Saturday, March 30, 2013

Spring Chamber Music in Bloom part 1

The first week in April will take us to Farragut High School and Tellico Village, and for me, ending with a bang at the Chamber Classics Principal Quartet concert Sunday April 7 at the Bijou at 2:30. Quartets by Borodin, Debussy, two movements for quartet entitled Blinded and Traces by Lucas Richman, and Beethoven’s quartet in f, op. 95 (Serioso) will be performed.

In the classical world, when you say “op. 95," you can only be talking about this very Beethoven quartet. You don’t even really have to say “opus,” people will understand you if you just say the number. The piece has become a euphemism for moodiness, for brevity, for intensity, for just general Beethoven bad-asserie. What followed from Beethoven’s pen were his final violin sonata and the magnificent Archduke Trio, and two of the three preceding works were his 7th and 8th symphonies, so the Serioso Quartet is, as they say in real estate, “in a neighborhood of fine homes.” There are other “op. 95's,” of course. Dvorak’s  New World Symphony has that number, but if we billed it as “Dvorak’s Symphony op. 95,” people would wonder what the big deal was.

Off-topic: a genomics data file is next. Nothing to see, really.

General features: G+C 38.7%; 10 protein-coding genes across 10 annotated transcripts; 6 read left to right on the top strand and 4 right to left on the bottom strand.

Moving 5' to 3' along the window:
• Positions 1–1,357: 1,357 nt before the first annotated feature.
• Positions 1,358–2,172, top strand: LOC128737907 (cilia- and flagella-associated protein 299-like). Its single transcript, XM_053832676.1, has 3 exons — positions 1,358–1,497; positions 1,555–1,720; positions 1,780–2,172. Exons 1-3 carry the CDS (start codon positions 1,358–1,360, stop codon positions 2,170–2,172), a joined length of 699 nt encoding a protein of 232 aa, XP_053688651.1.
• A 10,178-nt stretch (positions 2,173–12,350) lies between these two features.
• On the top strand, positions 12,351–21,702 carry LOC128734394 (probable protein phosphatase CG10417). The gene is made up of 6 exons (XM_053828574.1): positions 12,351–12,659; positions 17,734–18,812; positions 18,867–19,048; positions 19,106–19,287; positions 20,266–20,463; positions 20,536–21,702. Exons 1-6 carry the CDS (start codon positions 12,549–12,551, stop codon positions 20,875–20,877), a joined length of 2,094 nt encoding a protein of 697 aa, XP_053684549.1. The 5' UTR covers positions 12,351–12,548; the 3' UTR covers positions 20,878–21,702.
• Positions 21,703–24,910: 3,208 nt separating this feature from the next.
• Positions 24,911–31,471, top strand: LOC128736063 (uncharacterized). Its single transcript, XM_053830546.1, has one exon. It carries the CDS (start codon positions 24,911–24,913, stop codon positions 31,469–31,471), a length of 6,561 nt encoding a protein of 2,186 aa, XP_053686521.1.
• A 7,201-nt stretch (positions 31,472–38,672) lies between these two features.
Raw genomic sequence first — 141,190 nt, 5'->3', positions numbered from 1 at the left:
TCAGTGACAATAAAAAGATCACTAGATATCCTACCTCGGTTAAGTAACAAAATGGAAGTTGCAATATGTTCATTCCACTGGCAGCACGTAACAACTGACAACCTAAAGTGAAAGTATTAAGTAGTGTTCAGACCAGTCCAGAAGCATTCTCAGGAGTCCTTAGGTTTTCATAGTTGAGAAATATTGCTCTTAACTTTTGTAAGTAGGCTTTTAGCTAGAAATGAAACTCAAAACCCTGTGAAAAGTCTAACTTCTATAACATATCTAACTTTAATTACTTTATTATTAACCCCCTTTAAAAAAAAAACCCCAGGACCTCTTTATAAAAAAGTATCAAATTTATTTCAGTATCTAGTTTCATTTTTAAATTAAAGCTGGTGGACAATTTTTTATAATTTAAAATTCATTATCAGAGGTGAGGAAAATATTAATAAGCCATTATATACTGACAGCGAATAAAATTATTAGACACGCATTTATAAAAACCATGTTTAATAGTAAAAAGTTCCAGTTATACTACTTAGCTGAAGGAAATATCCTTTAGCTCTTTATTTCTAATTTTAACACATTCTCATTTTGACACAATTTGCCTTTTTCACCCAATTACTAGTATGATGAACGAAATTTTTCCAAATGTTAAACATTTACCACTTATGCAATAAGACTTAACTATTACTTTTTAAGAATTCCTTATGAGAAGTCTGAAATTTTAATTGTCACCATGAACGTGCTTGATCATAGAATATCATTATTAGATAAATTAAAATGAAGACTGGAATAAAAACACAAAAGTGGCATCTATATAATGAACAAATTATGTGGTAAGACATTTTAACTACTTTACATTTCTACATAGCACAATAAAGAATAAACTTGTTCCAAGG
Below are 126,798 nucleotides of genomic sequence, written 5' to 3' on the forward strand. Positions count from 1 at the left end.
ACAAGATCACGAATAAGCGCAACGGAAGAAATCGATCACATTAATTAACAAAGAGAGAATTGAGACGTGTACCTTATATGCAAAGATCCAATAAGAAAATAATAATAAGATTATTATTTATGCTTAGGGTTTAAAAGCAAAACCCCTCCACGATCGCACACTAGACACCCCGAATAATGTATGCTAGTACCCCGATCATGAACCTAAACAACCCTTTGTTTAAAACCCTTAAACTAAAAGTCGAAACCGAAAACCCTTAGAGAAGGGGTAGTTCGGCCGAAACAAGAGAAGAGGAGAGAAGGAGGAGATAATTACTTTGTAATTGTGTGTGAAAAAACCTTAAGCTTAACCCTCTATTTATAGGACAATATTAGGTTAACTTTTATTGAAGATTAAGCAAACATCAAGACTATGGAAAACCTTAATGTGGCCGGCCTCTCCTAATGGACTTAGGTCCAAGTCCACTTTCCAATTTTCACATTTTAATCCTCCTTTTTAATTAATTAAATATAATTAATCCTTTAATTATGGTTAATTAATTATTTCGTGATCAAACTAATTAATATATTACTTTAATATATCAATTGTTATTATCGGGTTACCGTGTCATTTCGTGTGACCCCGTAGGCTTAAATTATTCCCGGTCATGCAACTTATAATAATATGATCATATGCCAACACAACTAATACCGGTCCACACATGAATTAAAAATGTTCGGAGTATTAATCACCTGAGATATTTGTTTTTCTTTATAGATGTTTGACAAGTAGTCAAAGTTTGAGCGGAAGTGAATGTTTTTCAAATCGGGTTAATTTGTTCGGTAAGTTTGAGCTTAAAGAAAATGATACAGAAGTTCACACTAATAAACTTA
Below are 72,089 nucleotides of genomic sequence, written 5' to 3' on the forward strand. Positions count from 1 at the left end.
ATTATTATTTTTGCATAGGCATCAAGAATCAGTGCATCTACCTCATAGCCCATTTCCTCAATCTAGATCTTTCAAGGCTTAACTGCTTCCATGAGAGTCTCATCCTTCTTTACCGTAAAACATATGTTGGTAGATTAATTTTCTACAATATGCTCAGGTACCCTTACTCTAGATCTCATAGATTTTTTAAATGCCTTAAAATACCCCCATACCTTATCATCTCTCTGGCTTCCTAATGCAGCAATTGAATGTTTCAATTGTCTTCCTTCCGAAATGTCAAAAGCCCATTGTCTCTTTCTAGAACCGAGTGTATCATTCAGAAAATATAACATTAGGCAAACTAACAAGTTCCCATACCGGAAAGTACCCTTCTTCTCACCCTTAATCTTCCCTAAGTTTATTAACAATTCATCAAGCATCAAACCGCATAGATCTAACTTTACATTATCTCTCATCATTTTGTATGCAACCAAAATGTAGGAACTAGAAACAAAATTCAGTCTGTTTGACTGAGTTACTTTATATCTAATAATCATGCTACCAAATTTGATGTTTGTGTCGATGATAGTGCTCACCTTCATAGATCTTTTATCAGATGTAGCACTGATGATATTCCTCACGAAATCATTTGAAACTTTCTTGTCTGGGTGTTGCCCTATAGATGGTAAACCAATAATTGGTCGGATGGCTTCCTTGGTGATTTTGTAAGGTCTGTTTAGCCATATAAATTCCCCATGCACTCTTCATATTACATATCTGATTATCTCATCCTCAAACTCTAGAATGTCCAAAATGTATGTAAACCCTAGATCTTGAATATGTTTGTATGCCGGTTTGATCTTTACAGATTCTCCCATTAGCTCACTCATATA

Since Beethoven probably composed this at the piano, we quartet members like to think of ourselves as Beethoven’s fingers. “Hi, I’m Andy and I’ll be your left 3rd, 4th and 5th finger, and occasionally a thumb this afternoon...” Perhaps Beethoven wished, pianistically speaking, that his fingers could be in pairs further apart, mimicking the range of a string quartet. He broke (and therefore rewrote) so many rules with this work, and we are so grateful. The infomercial-like Wikipedia entry on the quartet details a few of the “offenses;” a real source such as Thayer’s Life of Beethoven or The Classical Style– along with repeated listenings– will surely take you further into the rap sheet. Movements 1, 3 and 4 are quintessential sturm und drang, but the 2nd movement is absolutely transcendent in its warmth. And the ending.... shazam!

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